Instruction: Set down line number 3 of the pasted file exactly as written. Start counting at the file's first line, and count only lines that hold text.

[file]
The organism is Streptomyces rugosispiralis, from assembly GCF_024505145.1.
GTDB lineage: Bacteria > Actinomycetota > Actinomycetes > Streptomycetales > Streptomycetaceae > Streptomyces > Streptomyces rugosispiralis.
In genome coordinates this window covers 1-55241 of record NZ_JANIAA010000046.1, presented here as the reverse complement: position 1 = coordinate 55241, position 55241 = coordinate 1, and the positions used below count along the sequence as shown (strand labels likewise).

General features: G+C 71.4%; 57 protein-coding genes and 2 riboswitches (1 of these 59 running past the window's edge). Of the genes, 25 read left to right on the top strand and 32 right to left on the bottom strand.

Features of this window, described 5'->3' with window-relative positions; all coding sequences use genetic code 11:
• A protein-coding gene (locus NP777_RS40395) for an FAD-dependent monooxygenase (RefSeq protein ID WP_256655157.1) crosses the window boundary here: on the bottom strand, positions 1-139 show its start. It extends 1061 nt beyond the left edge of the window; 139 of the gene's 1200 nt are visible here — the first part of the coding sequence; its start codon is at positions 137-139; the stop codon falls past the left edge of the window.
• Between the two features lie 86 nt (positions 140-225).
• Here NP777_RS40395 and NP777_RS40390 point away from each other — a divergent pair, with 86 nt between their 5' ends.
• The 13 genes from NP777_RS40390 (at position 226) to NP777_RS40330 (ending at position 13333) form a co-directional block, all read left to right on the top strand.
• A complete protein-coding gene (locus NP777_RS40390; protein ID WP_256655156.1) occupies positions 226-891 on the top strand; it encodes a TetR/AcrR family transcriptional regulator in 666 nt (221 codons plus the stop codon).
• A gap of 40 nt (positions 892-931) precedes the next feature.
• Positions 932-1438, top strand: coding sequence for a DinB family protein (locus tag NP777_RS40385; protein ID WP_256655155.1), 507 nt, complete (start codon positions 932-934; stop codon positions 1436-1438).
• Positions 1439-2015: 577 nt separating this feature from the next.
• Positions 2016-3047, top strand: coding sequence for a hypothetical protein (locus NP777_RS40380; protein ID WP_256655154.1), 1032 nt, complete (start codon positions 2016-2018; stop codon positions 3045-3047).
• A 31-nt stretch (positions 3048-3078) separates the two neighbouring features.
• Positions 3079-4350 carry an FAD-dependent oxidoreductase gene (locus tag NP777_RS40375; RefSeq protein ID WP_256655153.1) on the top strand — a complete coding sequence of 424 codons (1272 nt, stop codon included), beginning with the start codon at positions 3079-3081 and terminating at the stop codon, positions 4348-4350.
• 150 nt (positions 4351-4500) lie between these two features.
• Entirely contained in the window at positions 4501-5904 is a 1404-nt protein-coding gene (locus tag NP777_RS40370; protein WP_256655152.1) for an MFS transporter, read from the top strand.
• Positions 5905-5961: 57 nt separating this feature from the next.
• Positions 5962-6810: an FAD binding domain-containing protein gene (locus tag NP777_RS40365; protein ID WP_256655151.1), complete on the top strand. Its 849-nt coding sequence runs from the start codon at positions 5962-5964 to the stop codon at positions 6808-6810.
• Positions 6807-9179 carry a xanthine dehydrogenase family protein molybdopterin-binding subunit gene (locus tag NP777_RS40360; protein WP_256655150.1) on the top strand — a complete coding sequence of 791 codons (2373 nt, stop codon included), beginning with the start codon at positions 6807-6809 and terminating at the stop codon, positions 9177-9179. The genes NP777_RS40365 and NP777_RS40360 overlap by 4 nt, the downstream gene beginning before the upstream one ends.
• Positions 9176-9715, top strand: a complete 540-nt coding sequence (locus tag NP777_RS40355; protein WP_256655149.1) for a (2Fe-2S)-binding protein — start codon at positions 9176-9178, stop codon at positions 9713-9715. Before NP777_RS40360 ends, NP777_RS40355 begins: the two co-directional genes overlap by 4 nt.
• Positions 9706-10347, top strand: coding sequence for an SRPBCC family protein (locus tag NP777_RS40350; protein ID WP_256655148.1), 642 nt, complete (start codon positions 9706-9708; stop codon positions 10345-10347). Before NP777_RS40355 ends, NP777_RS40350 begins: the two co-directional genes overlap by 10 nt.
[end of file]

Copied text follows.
In genome coordinates this window covers 1-55241 of record NZ_JANIAA010000046.1, presented here as the reverse complement: position 1 = coordinate 55241, position 55241 = coordinate 1, and the positions used below count along the sequence as shown (strand labels likewise).